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Romantic & lovely destination places in Himachal Pradesh


Dalhousie (2036 m) is a hill station full of colonial charm that holds lingering echoes of the Raj. Spread out over the five hills (Kathlog, Potreys, Tehra, Bakrota and Balun) the town is named after the 19th century British Governer General Lord Dalhousie. It was popular with the British Army personnel in 1860's. The town’s varying altitude shades it with a variety of vegetation that includes stately grooves of pines, deodars, oaks and flowering rhododendrowns. Rich in colonial architecture, the town preserves some beautiful churches. St. John church is the oldest one built in 1863, St. Francis was built in 1894, St. Andrew in 1903 and St. Patric in 1909.


Located at a height of 2250 metres Chail is one of the smallest Himalayan hill resorts. When Bhupinder Singh, Maharaja of Patiala, was expelled from Shimla, he decided to create his own summer capital, which was Chail. Lying just 45 kms away from Shimla, surrounded by a thick cover of deodars and situated at a higher altitude, Chail was a perfect choice in the British-controlled Shimla. Chail is a resort in the real sense of the term. Rajgarh palace with it's elaborate furnishings, comfortable log huts and cottages, dense forests, and serene walks, sprawling lawns, a childrens park, a lover's hill and sport facilities make chail worth a visit. It also provides good, opportunities for fishing and trekking and boasts of the world's highest cricket pitch and polo ground.


Set against the backdrop of the dramatic Dhauladhar mountains, Dharamsala is perched on the high slopes in the upper reaches of Kangra Valley. The town is divided into two distinct and widely separated sections, Upper and Lower Dharamsala, which differ almost a thousand metres in height. Today, Dharamsala has become the synonymous to the Tibetan government in exile and the home of Tibetan leader Dalai Lama. Even if the Tibetan community dominates the town, still it has retained the colonial lifestyle and British fervour. Dharamsala over looks the plains and is surrounded by dense pine trees and Deodar forests. A nearby snowline with numerous streams and cool healthy atmosphere makes the surroundings very attractive. Dharamsala is a busy bazaar town and has established itself as the travellers base camp, who come to explore the nearby mountains. The Kotwali Bazaar provides the entire colour and characteristic of a small town, which is mixed with the simple life style. The colourful temple and Gompas, which reflect the culture of Tibet, adds attraction for the visitor. The Kangra museum gives an overview of the rich past of the region and on the other hand there are institutes that have been established to preserve the Tibetan art, cultures and traditions.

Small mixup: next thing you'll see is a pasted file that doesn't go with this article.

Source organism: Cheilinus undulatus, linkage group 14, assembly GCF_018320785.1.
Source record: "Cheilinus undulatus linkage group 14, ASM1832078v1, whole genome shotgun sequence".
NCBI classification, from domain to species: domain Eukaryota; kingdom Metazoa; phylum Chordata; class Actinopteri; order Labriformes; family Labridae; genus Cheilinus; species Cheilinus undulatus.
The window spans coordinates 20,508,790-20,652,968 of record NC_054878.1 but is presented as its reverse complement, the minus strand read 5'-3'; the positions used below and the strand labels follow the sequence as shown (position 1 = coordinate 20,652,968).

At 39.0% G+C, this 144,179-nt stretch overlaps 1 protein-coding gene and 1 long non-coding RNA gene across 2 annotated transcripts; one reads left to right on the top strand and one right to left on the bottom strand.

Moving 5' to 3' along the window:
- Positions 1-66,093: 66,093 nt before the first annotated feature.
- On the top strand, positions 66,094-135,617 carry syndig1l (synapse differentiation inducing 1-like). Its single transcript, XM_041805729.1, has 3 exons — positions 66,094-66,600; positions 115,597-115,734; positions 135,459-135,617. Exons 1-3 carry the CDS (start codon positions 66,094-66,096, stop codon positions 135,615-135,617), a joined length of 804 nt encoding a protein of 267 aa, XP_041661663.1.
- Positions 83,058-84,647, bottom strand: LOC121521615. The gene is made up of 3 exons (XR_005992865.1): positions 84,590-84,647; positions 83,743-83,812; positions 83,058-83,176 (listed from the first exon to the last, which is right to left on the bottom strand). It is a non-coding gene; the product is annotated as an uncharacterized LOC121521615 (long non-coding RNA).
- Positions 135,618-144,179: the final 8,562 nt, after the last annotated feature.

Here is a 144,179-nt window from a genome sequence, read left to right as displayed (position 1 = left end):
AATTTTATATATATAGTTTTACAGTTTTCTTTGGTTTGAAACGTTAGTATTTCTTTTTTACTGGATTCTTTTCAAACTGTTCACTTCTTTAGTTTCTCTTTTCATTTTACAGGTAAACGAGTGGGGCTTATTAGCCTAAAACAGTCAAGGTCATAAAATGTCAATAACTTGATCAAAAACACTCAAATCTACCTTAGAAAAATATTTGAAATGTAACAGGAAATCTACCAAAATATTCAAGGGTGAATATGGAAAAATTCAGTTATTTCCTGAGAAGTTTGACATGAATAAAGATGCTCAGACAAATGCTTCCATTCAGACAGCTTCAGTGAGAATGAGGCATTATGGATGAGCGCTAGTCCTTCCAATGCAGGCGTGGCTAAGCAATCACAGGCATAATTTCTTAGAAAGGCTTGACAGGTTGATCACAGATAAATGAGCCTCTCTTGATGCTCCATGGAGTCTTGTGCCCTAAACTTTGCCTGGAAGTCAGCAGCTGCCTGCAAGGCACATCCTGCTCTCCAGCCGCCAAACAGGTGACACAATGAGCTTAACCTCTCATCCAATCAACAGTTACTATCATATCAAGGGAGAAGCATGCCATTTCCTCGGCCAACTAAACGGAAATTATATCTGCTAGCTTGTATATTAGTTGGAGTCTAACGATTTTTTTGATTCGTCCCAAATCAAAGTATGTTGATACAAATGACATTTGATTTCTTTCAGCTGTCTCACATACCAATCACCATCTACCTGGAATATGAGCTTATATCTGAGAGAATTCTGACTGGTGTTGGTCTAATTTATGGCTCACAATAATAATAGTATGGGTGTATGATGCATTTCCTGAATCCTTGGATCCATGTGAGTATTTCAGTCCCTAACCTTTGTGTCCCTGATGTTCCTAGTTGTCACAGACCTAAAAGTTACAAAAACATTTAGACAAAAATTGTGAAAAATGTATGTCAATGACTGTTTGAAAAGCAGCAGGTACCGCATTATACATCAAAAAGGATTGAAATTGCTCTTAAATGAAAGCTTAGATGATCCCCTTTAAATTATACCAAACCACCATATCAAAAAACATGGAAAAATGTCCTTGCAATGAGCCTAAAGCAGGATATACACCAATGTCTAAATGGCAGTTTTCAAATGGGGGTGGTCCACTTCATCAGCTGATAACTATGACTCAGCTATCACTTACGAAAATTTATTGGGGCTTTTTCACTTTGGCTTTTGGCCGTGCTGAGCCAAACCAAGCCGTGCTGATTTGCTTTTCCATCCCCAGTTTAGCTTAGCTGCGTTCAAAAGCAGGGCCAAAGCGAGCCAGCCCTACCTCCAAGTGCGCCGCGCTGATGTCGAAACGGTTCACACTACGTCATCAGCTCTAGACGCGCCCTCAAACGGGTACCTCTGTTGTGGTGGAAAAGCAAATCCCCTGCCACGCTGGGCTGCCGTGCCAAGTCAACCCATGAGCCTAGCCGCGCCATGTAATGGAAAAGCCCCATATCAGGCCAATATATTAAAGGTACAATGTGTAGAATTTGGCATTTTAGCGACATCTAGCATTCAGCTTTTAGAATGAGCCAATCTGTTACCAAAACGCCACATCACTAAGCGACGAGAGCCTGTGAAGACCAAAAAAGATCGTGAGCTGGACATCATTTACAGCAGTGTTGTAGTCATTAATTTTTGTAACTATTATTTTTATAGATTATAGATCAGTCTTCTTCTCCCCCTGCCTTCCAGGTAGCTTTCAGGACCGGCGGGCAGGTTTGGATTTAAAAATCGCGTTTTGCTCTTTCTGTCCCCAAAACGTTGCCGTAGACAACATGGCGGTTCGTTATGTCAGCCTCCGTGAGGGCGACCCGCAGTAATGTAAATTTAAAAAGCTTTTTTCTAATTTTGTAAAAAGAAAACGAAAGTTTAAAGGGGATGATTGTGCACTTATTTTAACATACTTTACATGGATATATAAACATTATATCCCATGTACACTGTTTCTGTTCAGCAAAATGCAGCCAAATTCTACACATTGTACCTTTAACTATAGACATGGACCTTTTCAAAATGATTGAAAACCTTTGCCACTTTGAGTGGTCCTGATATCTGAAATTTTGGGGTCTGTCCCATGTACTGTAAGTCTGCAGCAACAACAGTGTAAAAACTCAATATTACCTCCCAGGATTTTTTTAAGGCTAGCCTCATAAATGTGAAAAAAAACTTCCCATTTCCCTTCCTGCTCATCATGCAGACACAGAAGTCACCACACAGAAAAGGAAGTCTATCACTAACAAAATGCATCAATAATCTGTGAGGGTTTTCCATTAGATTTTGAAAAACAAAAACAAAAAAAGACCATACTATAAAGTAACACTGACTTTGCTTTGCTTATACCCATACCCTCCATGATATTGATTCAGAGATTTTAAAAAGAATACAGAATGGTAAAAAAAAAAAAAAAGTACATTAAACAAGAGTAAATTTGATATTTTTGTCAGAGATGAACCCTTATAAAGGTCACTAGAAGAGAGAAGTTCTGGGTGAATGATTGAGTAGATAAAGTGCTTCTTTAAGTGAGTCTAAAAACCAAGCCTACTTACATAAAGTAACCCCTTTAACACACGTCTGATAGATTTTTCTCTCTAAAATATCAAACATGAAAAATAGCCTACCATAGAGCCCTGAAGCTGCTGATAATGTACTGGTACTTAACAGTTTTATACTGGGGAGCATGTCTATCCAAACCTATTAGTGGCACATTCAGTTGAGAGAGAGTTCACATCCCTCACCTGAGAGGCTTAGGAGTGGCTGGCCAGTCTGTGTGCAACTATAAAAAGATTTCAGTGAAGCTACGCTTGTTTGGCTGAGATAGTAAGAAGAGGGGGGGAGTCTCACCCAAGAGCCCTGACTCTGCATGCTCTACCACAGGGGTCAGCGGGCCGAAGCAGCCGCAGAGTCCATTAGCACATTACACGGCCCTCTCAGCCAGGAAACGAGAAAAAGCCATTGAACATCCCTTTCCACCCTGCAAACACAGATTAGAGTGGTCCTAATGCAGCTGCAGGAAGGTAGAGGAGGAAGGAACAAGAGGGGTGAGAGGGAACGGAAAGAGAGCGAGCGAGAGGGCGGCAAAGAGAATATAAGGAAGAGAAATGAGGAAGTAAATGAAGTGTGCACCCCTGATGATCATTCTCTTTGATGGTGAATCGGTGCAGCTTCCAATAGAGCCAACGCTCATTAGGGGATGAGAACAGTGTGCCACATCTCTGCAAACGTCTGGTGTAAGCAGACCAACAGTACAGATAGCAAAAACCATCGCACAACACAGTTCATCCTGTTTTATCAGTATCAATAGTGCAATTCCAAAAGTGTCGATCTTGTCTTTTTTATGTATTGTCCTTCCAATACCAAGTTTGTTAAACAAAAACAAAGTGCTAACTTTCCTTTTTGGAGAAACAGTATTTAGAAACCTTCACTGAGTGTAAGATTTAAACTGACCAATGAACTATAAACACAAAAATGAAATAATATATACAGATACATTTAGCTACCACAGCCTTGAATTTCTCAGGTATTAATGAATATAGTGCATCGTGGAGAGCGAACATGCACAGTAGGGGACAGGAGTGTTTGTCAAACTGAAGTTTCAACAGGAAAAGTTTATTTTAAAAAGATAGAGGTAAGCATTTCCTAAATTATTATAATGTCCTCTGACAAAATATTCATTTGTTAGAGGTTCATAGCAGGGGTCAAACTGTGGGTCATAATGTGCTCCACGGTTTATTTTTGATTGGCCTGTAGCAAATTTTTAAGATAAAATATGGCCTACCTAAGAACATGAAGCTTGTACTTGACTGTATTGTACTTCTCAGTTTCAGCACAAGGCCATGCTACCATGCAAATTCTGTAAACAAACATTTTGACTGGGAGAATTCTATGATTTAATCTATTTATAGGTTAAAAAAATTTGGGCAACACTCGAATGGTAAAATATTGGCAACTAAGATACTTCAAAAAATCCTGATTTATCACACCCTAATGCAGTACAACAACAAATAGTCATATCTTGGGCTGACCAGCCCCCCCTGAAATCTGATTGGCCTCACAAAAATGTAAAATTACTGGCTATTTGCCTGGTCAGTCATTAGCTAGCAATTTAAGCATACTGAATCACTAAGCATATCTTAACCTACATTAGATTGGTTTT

Kasauli is one of the small towns developed by the British during the 'hey day' of the empire, and reached by a branch road from the Kalka-Shimla road. The quite beautiful hill-station of Kasauli has a Pastur Institute that produces the anti-rabies vaccine against mad dog-bite and, at the same time, treats victims who have fallen prey to the dead disease, Hydrophobia. The institute in Kasauli set up in 1900, is the oldest in India, taking care of pet, police and army dogs as well as their masters.